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horrific

[haw-rif-ik, ho-] /hɔˈrɪf ɪk, hɒ-/
adjective
1.
causing horror.
Origin of horrific
1645-1655
1645-55; < Latin horrificus, equivalent to horri- (combining form of horrēre to bristle with fear) + -ficus -fic
Related forms
horrifically, adverb
Dictionary.com Unabridged
Based on the Random House Dictionary, © Random House, Inc. 2017.
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Examples from the Web for horrific
Contemporary Examples
Historical Examples
  • With horrific pants he emitted smokiest smoke and fiercest fire.

    The Golden Age Kenneth Grahame
  • The picture is a tragic one, cumulative in its horrific details.

    The Merry-Go-Round Carl Van Vechten
  • She merely sensed that it was red carnage, titanic, horrific.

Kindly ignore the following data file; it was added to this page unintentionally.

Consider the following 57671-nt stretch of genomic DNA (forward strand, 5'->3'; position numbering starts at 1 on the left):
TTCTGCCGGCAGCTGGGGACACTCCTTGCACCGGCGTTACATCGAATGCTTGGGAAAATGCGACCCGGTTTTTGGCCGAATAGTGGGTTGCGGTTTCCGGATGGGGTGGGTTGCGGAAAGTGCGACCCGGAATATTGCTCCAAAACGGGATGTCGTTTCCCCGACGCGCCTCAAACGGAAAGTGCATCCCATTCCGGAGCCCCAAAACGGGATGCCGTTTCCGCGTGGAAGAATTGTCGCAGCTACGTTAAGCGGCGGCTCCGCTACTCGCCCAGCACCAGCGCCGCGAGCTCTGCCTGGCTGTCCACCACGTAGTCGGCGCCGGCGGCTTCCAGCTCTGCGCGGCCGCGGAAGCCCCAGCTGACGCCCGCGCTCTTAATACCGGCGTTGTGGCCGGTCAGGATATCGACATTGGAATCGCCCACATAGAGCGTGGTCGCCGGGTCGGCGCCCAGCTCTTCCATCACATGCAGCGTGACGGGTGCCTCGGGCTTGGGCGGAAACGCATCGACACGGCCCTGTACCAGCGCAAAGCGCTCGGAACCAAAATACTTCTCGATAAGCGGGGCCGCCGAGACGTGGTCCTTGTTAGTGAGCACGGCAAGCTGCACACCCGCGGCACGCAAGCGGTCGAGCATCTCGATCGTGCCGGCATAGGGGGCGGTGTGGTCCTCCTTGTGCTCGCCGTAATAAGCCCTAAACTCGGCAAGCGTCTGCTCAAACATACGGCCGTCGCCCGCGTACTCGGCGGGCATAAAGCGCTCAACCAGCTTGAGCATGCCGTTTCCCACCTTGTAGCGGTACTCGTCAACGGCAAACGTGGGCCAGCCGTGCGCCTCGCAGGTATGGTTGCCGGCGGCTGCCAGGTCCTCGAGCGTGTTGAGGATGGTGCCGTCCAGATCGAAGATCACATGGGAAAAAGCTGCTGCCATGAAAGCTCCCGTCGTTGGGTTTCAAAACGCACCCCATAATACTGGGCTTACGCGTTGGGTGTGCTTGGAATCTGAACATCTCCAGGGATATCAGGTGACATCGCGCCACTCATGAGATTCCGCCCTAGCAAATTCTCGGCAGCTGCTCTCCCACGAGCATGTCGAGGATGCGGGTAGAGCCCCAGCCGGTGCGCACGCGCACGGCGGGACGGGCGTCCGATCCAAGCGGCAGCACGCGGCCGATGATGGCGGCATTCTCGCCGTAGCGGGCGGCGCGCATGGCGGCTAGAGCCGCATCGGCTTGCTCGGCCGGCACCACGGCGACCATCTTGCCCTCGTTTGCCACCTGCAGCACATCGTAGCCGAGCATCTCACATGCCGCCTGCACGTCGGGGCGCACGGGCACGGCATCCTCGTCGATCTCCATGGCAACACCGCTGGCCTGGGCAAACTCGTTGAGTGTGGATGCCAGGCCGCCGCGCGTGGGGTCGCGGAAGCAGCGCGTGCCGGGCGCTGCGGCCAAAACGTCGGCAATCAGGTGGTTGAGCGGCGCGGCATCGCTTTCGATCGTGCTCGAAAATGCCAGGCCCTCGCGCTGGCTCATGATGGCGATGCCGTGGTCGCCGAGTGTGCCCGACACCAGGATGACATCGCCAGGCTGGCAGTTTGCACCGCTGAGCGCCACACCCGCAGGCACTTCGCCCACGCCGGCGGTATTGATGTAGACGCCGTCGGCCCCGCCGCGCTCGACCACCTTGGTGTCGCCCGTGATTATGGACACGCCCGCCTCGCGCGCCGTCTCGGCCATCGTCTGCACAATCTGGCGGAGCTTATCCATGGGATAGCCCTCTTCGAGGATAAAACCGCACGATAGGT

Good References E. J. Rath
  • What happened after that is more obscure and fraught with horrific suggestion.

    The Fantasy Fan December 1933 Charles D. Hornig
  • The most fantastic and horrific of nightmares was actually materialised.

    Tropic Days E. J. Banfield
British Dictionary definitions for horrific

horrific

/hɒˈrɪfɪk; hə-/
adjective
1.
provoking horror; horrible
Derived Forms
horrifically, adverb
Collins English Dictionary - Complete & Unabridged 2012 Digital Edition
© William Collins Sons & Co. Ltd. 1979, 1986 © HarperCollins
Publishers 1998, 2000, 2003, 2005, 2006, 2007, 2009, 2012
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Word Origin and History for horrific
adj.

"causing horror," 1650s, from French horrifique or directly from Latin horrificus "dreadful, exciting terror," literally "making the hair stand on end," from horrere "to bristle, to stand on end" (see horror) + -ficus, from stem of facere "to make, do" (see factitious). Related: Horrifically.

Online Etymology Dictionary, © 2010 Douglas Harper
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